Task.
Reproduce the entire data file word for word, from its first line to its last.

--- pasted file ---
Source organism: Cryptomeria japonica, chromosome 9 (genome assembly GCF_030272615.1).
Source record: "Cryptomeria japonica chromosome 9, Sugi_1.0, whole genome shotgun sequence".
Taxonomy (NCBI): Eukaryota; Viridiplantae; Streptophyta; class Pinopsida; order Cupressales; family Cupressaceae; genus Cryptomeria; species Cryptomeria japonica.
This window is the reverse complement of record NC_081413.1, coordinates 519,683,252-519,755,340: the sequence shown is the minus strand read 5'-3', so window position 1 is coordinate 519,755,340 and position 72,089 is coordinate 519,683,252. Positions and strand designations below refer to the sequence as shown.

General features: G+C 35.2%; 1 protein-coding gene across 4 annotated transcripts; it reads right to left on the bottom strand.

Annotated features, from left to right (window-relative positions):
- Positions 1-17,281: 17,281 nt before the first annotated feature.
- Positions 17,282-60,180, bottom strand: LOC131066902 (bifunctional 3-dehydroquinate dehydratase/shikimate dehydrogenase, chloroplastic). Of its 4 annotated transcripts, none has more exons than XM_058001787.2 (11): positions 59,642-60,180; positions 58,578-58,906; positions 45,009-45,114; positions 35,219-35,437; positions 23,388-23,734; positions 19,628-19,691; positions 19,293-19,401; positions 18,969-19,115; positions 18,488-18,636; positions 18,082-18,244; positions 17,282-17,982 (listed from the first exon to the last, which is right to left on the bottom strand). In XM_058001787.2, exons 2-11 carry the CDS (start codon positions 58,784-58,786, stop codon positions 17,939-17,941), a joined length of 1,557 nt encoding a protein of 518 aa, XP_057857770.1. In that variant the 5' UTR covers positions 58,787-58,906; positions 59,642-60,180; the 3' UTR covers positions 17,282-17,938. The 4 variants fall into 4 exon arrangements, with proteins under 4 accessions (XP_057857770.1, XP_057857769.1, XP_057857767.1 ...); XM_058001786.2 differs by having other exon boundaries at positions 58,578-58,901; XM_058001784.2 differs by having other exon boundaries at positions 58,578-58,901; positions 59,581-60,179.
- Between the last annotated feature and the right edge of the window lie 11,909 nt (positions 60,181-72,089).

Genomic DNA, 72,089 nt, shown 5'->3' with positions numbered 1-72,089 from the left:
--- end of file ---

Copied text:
Source organism: Cryptomeria japonica, chromosome 9 (genome assembly GCF_030272615.1).
Source record: "Cryptomeria japonica chromosome 9, Sugi_1.0, whole genome shotgun sequence".
Taxonomy (NCBI): Eukaryota; Viridiplantae; Streptophyta; class Pinopsida; order Cupressales; family Cupressaceae; genus Cryptomeria; species Cryptomeria japonica.
This window is the reverse complement of record NC_081413.1, coordinates 519,683,252-519,755,340: the sequence shown is the minus strand read 5'-3', so window position 1 is coordinate 519,755,340 and position 72,089 is coordinate 519,683,252. Positions and strand designations below refer to the sequence as shown.

General features: G+C 35.2%; 1 protein-coding gene across 4 annotated transcripts; it reads right to left on the bottom strand.

Annotated features, from left to right (window-relative positions):
- Positions 1-17,281: 17,281 nt before the first annotated feature.
- Positions 17,282-60,180, bottom strand: LOC131066902 (bifunctional 3-dehydroquinate dehydratase/shikimate dehydrogenase, chloroplastic). Of its 4 annotated transcripts, none has more exons than XM_058001787.2 (11): positions 59,642-60,180; positions 58,578-58,906; positions 45,009-45,114; positions 35,219-35,437; positions 23,388-23,734; positions 19,628-19,691; positions 19,293-19,401; positions 18,969-19,115; positions 18,488-18,636; positions 18,082-18,244; positions 17,282-17,982 (listed from the first exon to the last, which is right to left on the bottom strand). In XM_058001787.2, exons 2-11 carry the CDS (start codon positions 58,784-58,786, stop codon positions 17,939-17,941), a joined length of 1,557 nt encoding a protein of 518 aa, XP_057857770.1. In that variant the 5' UTR covers positions 58,787-58,906; positions 59,642-60,180; the 3' UTR covers positions 17,282-17,938. The 4 variants fall into 4 exon arrangements, with proteins under 4 accessions (XP_057857770.1, XP_057857769.1, XP_057857767.1 ...); XM_058001786.2 differs by having other exon boundaries at positions 58,578-58,901; XM_058001784.2 differs by having other exon boundaries at positions 58,578-58,901; positions 59,581-60,179.
- Between the last annotated feature and the right edge of the window lie 11,909 nt (positions 60,181-72,089).

Genomic DNA, 72,089 nt, shown 5'->3' with positions numbered 1-72,089 from the left: